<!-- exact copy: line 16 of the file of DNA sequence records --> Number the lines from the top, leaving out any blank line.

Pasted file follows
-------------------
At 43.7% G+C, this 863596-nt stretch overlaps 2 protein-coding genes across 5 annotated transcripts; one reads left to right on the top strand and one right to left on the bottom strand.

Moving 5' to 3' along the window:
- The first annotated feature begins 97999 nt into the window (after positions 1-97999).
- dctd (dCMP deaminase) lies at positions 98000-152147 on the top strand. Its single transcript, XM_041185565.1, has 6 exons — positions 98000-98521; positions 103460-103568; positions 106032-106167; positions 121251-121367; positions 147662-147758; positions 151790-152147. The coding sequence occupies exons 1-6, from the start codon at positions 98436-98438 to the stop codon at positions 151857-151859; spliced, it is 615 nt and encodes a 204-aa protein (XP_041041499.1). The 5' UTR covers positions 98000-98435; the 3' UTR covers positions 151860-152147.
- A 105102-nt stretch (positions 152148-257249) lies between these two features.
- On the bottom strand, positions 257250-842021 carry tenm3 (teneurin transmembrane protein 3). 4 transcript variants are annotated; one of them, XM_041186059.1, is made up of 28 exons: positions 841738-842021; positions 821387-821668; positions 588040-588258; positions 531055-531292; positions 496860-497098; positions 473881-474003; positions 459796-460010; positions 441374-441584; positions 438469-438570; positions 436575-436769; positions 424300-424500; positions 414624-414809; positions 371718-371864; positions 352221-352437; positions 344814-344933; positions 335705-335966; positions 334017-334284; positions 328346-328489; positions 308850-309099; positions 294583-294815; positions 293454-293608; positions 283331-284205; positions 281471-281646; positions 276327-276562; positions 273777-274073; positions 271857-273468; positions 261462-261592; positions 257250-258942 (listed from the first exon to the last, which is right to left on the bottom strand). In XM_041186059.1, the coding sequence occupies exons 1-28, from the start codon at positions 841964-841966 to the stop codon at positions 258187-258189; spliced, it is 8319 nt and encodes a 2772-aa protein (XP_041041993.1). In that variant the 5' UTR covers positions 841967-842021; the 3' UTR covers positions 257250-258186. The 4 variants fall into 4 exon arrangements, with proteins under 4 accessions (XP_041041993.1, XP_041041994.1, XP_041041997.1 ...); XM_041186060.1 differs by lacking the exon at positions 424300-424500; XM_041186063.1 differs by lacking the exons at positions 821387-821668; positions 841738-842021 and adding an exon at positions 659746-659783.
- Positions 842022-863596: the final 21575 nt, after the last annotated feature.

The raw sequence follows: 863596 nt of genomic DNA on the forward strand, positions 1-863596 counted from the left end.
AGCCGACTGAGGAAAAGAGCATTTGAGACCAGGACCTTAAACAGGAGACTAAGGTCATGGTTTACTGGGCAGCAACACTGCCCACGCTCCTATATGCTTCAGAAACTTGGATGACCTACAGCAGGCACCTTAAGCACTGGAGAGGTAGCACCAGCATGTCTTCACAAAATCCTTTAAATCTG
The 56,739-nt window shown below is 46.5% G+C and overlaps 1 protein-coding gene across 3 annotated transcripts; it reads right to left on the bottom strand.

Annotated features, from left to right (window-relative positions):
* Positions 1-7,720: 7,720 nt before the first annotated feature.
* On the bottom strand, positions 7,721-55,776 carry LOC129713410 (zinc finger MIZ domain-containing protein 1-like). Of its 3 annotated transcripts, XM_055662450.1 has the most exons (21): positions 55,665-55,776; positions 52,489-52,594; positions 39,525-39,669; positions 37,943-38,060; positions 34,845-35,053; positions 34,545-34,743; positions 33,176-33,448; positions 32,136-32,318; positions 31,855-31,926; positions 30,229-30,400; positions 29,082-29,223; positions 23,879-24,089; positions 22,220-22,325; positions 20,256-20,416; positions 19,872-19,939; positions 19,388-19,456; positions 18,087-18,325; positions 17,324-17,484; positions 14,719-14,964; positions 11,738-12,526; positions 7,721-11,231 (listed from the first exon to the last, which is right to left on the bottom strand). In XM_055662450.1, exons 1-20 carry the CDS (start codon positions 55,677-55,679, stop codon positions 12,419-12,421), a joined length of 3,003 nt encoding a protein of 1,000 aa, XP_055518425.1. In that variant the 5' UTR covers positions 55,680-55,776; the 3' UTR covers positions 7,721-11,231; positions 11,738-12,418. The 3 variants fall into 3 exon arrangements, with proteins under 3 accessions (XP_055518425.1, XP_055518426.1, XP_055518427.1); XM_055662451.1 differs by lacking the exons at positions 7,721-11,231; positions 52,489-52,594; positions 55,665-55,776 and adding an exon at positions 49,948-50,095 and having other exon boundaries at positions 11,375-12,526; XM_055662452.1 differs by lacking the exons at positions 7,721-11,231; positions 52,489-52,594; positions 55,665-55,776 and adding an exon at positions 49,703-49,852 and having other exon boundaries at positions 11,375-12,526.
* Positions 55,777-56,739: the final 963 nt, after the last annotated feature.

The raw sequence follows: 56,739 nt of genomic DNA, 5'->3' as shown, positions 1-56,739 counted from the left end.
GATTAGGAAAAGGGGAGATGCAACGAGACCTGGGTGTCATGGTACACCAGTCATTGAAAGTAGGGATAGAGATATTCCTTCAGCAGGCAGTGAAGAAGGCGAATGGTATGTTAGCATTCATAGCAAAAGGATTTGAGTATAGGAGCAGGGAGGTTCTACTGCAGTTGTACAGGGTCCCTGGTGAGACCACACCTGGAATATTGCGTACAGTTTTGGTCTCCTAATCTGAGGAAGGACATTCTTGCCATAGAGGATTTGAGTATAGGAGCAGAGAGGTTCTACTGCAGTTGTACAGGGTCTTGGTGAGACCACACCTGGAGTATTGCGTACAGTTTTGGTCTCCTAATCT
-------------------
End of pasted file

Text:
GATTAGGAAAAGGGGAGATGCAACGAGACCTGGGTGTCATGGTACACCAGTCATTGAAAGTAGGGATAGAGATATTCCTTCAGCAGGCAGTGAAGAAGGCGAATGGTATGTTAGCATTCATAGCAAAAGGATTTGAGTATAGGAGCAGGGAGGTTCTACTGCAGTTGTACAGGGTCCCTGGTGAGACCACACCTGGAATATTGCGTACAGTTTTGGTCTCCTAATCTGAGGAAGGACATTCTTGCCATAGAGGATTTGAGTATAGGAGCAGAGAGGTTCTACTGCAGTTGTACAGGGTCTTGGTGAGACCACACCTGGAGTATTGCGTACAGTTTTGGTCTCCTAATCT